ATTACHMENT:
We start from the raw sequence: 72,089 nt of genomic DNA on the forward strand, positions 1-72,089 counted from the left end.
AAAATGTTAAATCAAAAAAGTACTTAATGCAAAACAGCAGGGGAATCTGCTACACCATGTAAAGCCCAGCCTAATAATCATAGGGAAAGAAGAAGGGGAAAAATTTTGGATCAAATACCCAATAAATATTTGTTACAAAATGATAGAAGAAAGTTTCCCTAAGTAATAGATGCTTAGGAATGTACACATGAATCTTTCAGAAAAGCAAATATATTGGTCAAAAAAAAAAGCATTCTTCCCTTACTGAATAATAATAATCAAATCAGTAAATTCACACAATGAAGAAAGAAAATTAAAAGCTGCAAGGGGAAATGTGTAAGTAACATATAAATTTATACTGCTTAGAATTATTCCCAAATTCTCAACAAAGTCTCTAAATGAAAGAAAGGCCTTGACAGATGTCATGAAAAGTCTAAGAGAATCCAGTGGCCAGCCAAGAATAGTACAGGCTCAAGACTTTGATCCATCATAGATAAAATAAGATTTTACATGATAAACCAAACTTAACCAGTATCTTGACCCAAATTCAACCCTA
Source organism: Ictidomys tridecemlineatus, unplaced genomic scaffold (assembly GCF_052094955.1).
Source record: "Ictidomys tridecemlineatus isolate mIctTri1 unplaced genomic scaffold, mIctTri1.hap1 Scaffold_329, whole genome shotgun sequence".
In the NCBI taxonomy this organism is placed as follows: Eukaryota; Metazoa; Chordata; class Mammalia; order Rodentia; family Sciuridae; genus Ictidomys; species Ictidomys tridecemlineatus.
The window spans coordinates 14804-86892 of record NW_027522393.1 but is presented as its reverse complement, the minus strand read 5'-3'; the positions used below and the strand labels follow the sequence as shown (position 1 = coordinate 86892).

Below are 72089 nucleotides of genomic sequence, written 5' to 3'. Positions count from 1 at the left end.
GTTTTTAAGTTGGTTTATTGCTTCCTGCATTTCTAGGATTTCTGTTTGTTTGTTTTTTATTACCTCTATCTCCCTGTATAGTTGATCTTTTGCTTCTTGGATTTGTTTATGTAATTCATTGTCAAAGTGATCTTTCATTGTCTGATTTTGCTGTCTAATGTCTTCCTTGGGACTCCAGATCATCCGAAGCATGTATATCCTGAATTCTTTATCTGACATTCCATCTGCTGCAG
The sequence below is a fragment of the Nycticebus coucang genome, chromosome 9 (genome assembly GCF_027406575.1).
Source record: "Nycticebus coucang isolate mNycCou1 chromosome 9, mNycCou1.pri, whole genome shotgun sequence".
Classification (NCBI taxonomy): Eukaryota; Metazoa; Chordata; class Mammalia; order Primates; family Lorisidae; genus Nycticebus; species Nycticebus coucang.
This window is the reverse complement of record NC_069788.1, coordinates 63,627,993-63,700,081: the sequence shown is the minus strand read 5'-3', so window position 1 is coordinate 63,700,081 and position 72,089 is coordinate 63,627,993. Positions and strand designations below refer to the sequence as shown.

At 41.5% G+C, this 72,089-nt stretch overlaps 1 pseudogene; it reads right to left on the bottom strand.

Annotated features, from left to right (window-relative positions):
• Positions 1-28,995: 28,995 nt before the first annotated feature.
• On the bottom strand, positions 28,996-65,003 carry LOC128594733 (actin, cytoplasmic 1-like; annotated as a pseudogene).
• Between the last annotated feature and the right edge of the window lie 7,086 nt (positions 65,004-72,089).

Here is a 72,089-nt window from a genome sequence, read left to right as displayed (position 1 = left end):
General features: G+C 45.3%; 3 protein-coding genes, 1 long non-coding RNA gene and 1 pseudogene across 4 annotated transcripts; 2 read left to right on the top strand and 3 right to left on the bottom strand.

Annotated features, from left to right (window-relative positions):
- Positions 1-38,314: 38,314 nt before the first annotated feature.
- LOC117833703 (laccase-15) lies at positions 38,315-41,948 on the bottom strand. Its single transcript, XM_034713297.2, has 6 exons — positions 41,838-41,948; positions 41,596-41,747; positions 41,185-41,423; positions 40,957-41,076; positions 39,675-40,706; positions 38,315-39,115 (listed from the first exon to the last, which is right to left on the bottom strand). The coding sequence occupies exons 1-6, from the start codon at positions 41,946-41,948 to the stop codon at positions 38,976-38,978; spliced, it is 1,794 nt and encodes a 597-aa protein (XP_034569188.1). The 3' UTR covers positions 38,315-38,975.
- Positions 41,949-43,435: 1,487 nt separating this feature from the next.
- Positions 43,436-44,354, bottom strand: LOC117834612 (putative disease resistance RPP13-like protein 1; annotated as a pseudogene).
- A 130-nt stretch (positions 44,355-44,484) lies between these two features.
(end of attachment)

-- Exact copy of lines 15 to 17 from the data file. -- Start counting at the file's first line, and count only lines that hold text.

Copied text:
• Positions 1-28,995: 28,995 nt before the first annotated feature.
• On the bottom strand, positions 28,996-65,003 carry LOC128594733 (actin, cytoplasmic 1-like; annotated as a pseudogene).
• Between the last annotated feature and the right edge of the window lie 7,086 nt (positions 65,004-72,089).